The Glens Falls Common Council’s Sustainability Community acquires funds to install a vertical farm in downtown Glens Falls, New York
The Glens Falls Common Council’s Sustainability Committee secured a New York State Technology Innovation grant intended to help communities across New York State pursue a green path of recovery through the post-COVID era of economic transition. The Committee envisioned using empty buildings throughout the city of Glens Falls to grow produce beyond northern New York’s natural growing season. The nearly $100,000 grant would be used to fund the pilot project, which became known as the Glens Falls Urban Agriculture Pilot.
Jeff Flagg, PhD, formerly a consultant on the project and now Economic Development Director for the City of Glens Falls, led the Sustainability Committee in pursuing the grant. The vertical farm will be housed above Farmacy Restobar, a local restaurant on the third floor of 22 Ridge Street. The committee also hired a farmer with experience in urban and hydroponic farming to manage the project. If the economics of the pilot project worked, the model could be replicated in communities around the greater North Country region.
Of the 10 municipal projects that were funded, Glens Falls’ vertical farming pilot was the only project developed as a commercial venture. Glens Falls would not be getting into the farming business, so they needed to secure community buy-in. Once the grant funds were expended and the pilot project completed, the farmer could take over the site and continue growing produce as a commercial enterprise.
Part of the challenge was clearly communicating to the public that the farm was only a pilot, and the grant covered just a small available lot within an existing building downtown. It was important that the public understood the city’s role in spearheading a vertical farm and its tangible, sustainable value — repurposing old buildings in the city, expanding local farming capacity, and saving emissions on transporting produce. Glens Falls was not in the farming business, but rather looking to create a new economic development model for communities in Upstate New York.
Generating public interest was also imperative because in order to ensure the farm’s viability, the city would have to match the state grant. However, the city could not raise these funds through taxes, meaning the local community would have to provide about $60,000 of in-kind donations, time, and space, and raise another $40,000 from business partners or other organizations. Volunteers were also needed to help with the project.
Dr. Flagg needed to create public awareness around the project, but struggled to sustain a “news hook.” The project would be taking place over months as the team awaited the building of the farm, delivery of equipment, and the growth of produce. He needed the help of a public relations agency to sustain a media cadence and generate interest in the sustainability value for the community. He also needed help with the messaging around the project, so that it could successfully transition from a municipal-funded project into a commercial venture.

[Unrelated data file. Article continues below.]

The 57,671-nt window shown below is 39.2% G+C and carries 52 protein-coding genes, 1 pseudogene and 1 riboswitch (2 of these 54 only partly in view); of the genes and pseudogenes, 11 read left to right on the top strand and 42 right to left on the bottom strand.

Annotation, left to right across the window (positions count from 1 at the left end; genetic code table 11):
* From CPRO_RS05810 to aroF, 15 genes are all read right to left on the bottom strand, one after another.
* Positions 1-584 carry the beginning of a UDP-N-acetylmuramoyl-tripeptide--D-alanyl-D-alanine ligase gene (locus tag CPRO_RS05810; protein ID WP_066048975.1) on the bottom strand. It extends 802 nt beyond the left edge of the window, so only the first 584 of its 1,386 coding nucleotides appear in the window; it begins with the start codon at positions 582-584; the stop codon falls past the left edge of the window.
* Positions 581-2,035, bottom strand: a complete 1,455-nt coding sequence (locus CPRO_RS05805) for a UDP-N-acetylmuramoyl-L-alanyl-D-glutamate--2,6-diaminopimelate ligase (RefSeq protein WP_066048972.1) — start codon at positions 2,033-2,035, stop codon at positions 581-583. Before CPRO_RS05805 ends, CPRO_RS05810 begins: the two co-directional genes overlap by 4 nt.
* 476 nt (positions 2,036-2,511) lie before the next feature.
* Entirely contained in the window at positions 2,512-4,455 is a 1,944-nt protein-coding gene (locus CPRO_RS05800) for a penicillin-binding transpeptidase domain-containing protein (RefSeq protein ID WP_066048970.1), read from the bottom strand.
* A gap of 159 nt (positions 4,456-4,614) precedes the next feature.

The Sustainability Committee tapped Sustainable PR to raise public awareness of the Glens Falls Urban Agriculture Pilot. Sustainable PR principal Tony DeFazio had previously promoted the city’s LED streetlight conversion project. Dr. Flagg recognized DeFazio’s experience in the private sector and believed he could bring the expertise needed to create a public relations campaign for an extensively commercial venture.
Sustainable PR was successful in creating community awareness and keeping the Glens Falls Urban Agriculture Pilot in the public eye without oversaturating the local media.
DeFazio reached out to various constituent groups all while engaging local journalists for earned media coverage and raising awareness and conversation surrounding the project on social media platforms. Media outlets like ABC News10 and Times Union featured the project in early 2022, soon followed by Albany Business Journal, which shared news of the vertical farm to millions of readers.
Working closely with the Committee’s communications team, Sustainable PR helped to distribute a public online survey that targeted key stakeholders and influencers who would be interested in locally grown, high-quality produce. The agency also coordinated key messaging with project partner Re-Nuble, an agricultural technology company that uses its organic cycling science technology to transform unrecoverable vegetative food byproducts into a platform of sustainable technologies for soilless farming.
Overall, Sustainable PR helped maintain a consistent and appropriate level of community excitement and interest, and consulted the Committee on a media strategy that successfully managed information and expectations. As the project moves forward, Sustainable PR will continue deploying outreach strategies for various constituencies.